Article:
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Re: Pedestrians aren't the only ones who matter.

Posted by Stephen Bauman on Thu Dec 29 07:59:42 2016, in response to Re: Pedestrians aren't the only ones who matter., posted by New Flyer #857 on Wed Dec 28 12:19:36 2016.

There are long waits at the traffic lights, if that has anything to do with it. Lots of the traffic signal cycles are arranged to allow average-speed pedestrians the opportunity to cross all of Queens Blvd in one motion. The percentage of time that cars can cross intersections definitely reduces capacity.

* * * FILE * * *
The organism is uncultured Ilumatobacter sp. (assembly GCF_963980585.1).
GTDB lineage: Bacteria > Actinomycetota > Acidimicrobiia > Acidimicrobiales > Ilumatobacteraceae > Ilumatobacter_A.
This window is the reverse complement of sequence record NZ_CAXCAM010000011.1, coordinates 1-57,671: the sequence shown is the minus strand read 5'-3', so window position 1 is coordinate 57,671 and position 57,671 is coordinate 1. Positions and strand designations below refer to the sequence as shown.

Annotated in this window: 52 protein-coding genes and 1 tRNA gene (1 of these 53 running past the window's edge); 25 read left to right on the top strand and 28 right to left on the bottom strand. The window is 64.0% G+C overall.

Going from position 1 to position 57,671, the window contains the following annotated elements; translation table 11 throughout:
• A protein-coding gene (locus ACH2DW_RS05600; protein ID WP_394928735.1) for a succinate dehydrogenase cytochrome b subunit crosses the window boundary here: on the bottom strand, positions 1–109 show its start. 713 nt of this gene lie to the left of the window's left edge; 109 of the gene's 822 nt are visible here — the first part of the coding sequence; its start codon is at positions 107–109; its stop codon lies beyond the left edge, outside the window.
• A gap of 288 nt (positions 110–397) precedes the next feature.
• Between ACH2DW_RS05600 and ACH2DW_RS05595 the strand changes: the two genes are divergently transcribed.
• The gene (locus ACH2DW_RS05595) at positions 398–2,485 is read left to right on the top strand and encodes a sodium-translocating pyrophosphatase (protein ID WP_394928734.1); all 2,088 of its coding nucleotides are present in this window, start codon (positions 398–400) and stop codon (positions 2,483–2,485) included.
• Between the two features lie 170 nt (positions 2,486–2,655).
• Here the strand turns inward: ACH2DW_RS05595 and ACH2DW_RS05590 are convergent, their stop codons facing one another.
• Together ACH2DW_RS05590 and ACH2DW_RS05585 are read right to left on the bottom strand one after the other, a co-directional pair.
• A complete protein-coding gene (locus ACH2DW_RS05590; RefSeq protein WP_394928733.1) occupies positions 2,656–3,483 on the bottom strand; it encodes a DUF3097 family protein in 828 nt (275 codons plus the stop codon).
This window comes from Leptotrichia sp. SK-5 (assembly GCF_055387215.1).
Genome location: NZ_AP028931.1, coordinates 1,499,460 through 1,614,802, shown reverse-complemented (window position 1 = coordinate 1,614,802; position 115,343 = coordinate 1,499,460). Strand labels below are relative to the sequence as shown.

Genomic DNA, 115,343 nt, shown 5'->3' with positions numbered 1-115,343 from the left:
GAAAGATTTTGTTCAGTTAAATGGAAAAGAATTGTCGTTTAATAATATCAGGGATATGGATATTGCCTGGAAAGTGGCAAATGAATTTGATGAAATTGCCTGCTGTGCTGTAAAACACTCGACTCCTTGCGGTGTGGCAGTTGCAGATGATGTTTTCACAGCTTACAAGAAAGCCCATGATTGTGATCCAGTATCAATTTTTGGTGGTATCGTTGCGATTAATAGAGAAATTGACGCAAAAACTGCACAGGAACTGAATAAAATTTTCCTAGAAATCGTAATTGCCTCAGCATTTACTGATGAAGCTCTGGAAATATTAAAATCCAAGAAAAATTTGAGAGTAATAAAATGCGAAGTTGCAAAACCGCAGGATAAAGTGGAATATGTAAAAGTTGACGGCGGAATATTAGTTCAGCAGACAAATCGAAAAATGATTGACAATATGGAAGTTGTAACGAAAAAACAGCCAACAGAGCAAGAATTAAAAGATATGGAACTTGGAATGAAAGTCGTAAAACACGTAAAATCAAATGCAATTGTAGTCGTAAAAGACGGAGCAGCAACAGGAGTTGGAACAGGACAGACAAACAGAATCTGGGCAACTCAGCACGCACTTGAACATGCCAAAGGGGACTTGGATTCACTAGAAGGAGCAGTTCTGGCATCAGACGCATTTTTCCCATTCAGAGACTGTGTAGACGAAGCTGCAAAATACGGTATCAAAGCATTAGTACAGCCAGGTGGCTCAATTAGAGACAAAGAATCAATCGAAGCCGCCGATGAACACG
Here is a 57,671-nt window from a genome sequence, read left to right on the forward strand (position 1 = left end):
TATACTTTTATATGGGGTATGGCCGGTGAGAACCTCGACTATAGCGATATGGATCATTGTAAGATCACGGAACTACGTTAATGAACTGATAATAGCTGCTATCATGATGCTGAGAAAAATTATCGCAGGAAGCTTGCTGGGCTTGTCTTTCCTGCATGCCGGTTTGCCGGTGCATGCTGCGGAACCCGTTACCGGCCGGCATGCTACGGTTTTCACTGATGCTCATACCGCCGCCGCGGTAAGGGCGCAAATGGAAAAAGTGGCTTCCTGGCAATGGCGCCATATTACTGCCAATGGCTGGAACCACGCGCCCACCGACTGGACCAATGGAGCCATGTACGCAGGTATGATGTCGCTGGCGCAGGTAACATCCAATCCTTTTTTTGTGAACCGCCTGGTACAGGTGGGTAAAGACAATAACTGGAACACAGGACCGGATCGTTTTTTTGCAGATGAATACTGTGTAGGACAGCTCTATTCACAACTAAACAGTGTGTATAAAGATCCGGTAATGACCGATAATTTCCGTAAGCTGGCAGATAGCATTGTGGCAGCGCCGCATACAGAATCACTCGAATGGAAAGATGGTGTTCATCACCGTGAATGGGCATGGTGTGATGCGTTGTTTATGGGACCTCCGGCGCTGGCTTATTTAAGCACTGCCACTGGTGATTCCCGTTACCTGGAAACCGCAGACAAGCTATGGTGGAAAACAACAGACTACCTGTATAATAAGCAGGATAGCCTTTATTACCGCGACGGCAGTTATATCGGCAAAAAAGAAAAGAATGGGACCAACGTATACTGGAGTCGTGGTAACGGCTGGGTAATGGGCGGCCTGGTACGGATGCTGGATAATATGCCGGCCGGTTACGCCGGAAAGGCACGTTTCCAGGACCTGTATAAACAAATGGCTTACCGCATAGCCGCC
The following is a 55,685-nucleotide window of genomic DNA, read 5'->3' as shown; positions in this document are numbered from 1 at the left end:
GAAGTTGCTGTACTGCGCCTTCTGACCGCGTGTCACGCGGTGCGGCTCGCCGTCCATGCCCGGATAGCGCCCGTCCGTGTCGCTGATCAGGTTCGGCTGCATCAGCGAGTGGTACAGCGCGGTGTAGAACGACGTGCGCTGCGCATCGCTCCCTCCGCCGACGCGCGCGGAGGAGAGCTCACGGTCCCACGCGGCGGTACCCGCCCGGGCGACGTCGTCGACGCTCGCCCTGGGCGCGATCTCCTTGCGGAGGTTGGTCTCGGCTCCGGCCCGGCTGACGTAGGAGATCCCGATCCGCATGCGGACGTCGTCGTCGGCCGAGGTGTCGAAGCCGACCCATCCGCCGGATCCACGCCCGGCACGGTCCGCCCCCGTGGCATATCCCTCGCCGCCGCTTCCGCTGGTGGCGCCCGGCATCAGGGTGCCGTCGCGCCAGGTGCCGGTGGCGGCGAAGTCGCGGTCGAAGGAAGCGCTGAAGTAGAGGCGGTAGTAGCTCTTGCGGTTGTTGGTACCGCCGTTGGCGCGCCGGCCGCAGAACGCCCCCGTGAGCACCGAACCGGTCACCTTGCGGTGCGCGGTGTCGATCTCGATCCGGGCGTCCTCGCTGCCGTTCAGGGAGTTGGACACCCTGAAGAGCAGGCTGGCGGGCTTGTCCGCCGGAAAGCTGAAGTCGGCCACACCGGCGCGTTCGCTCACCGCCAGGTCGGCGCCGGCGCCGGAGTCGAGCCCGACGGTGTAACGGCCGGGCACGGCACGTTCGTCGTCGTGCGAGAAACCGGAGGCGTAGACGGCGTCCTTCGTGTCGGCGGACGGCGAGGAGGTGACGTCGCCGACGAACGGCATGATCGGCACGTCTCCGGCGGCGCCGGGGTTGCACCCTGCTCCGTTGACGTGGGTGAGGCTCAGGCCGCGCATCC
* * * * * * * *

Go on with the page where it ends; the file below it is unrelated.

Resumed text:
The capacity of a traffic light generally depends on the duty cycle, rather than the absolute length of the green cycle. This means the total cycles are longer.

I'm sure if it was grade-separated, things would be very different.

The problem with grade separation is providing an adequate number of crossings. Grade separation with an inadequate number of such crossings usually results in creating walls that depress adjacent neighborhoods. Eventually, traffic on the cross streets exceeds the capacity of the few crossings that were provided. The grade separated highway destroys the grid system making and its redundancy. The result is more congestion than the roadway eliminated.


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